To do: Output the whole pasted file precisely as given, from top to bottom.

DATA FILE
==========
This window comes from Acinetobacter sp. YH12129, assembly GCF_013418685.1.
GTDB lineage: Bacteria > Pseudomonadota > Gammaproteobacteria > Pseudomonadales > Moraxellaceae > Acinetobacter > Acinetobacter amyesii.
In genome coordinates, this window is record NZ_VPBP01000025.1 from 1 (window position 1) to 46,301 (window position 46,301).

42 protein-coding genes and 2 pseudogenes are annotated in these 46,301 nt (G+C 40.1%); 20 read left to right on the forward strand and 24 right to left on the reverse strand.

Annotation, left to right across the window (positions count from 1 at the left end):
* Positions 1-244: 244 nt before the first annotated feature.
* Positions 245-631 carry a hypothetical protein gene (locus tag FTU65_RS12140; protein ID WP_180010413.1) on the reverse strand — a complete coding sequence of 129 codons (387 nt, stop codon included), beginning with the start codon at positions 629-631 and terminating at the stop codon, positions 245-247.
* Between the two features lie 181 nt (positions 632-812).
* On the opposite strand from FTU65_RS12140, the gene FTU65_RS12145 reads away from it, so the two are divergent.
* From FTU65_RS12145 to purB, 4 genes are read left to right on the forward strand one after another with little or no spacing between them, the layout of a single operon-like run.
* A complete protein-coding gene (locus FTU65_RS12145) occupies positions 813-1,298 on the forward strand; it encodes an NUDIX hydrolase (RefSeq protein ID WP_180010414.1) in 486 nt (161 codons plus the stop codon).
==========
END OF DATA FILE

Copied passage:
This window comes from Acinetobacter sp. YH12129, assembly GCF_013418685.1.
GTDB lineage: Bacteria > Pseudomonadota > Gammaproteobacteria > Pseudomonadales > Moraxellaceae > Acinetobacter > Acinetobacter amyesii.
In genome coordinates, this window is record NZ_VPBP01000025.1 from 1 (window position 1) to 46,301 (window position 46,301).

42 protein-coding genes and 2 pseudogenes are annotated in these 46,301 nt (G+C 40.1%); 20 read left to right on the forward strand and 24 right to left on the reverse strand.

Annotation, left to right across the window (positions count from 1 at the left end):
* Positions 1-244: 244 nt before the first annotated feature.
* Positions 245-631 carry a hypothetical protein gene (locus tag FTU65_RS12140; protein ID WP_180010413.1) on the reverse strand — a complete coding sequence of 129 codons (387 nt, stop codon included), beginning with the start codon at positions 629-631 and terminating at the stop codon, positions 245-247.
* Between the two features lie 181 nt (positions 632-812).
* On the opposite strand from FTU65_RS12140, the gene FTU65_RS12145 reads away from it, so the two are divergent.
* From FTU65_RS12145 to purB, 4 genes are read left to right on the forward strand one after another with little or no spacing between them, the layout of a single operon-like run.
* A complete protein-coding gene (locus FTU65_RS12145) occupies positions 813-1,298 on the forward strand; it encodes an NUDIX hydrolase (RefSeq protein ID WP_180010414.1) in 486 nt (161 codons plus the stop codon).